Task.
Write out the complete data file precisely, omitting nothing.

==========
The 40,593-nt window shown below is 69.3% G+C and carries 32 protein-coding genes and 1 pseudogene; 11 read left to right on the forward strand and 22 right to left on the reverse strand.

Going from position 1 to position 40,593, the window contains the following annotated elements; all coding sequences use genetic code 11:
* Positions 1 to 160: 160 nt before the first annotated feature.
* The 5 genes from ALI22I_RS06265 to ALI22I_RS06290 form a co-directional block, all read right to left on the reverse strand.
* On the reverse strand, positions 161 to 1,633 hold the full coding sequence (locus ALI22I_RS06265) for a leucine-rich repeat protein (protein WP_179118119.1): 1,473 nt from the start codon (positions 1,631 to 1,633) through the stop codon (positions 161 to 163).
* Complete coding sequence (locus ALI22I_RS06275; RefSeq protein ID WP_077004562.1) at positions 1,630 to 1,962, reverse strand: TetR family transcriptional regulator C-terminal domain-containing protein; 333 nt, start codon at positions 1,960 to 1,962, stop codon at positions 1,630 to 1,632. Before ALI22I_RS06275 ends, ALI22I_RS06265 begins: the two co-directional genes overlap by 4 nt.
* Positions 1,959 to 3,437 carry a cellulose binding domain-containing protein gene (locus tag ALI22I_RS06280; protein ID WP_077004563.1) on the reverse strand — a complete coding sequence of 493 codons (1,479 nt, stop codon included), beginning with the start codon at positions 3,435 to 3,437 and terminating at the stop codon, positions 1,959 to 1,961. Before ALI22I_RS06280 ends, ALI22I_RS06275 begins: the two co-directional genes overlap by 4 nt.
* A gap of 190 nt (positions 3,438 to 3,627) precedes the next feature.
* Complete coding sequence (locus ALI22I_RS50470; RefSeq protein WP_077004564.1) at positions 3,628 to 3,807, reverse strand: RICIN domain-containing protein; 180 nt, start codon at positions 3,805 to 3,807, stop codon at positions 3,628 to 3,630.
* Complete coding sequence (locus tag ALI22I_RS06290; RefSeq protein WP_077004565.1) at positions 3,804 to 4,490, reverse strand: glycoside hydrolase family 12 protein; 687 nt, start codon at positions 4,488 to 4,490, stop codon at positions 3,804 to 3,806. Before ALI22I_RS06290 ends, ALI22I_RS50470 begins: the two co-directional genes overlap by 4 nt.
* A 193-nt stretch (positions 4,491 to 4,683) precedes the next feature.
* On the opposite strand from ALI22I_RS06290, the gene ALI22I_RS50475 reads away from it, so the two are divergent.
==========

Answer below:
The 40,593-nt window shown below is 69.3% G+C and carries 32 protein-coding genes and 1 pseudogene; 11 read left to right on the forward strand and 22 right to left on the reverse strand.

Going from position 1 to position 40,593, the window contains the following annotated elements; all coding sequences use genetic code 11:
* Positions 1 to 160: 160 nt before the first annotated feature.
* The 5 genes from ALI22I_RS06265 to ALI22I_RS06290 form a co-directional block, all read right to left on the reverse strand.
* On the reverse strand, positions 161 to 1,633 hold the full coding sequence (locus ALI22I_RS06265) for a leucine-rich repeat protein (protein WP_179118119.1): 1,473 nt from the start codon (positions 1,631 to 1,633) through the stop codon (positions 161 to 163).
* Complete coding sequence (locus ALI22I_RS06275; RefSeq protein ID WP_077004562.1) at positions 1,630 to 1,962, reverse strand: TetR family transcriptional regulator C-terminal domain-containing protein; 333 nt, start codon at positions 1,960 to 1,962, stop codon at positions 1,630 to 1,632. Before ALI22I_RS06275 ends, ALI22I_RS06265 begins: the two co-directional genes overlap by 4 nt.
* Positions 1,959 to 3,437 carry a cellulose binding domain-containing protein gene (locus tag ALI22I_RS06280; protein ID WP_077004563.1) on the reverse strand — a complete coding sequence of 493 codons (1,479 nt, stop codon included), beginning with the start codon at positions 3,435 to 3,437 and terminating at the stop codon, positions 1,959 to 1,961. Before ALI22I_RS06280 ends, ALI22I_RS06275 begins: the two co-directional genes overlap by 4 nt.
* A gap of 190 nt (positions 3,438 to 3,627) precedes the next feature.
* Complete coding sequence (locus ALI22I_RS50470; RefSeq protein WP_077004564.1) at positions 3,628 to 3,807, reverse strand: RICIN domain-containing protein; 180 nt, start codon at positions 3,805 to 3,807, stop codon at positions 3,628 to 3,630.
* Complete coding sequence (locus tag ALI22I_RS06290; RefSeq protein WP_077004565.1) at positions 3,804 to 4,490, reverse strand: glycoside hydrolase family 12 protein; 687 nt, start codon at positions 4,488 to 4,490, stop codon at positions 3,804 to 3,806. Before ALI22I_RS06290 ends, ALI22I_RS50470 begins: the two co-directional genes overlap by 4 nt.
* A 193-nt stretch (positions 4,491 to 4,683) precedes the next feature.
* On the opposite strand from ALI22I_RS06290, the gene ALI22I_RS50475 reads away from it, so the two are divergent.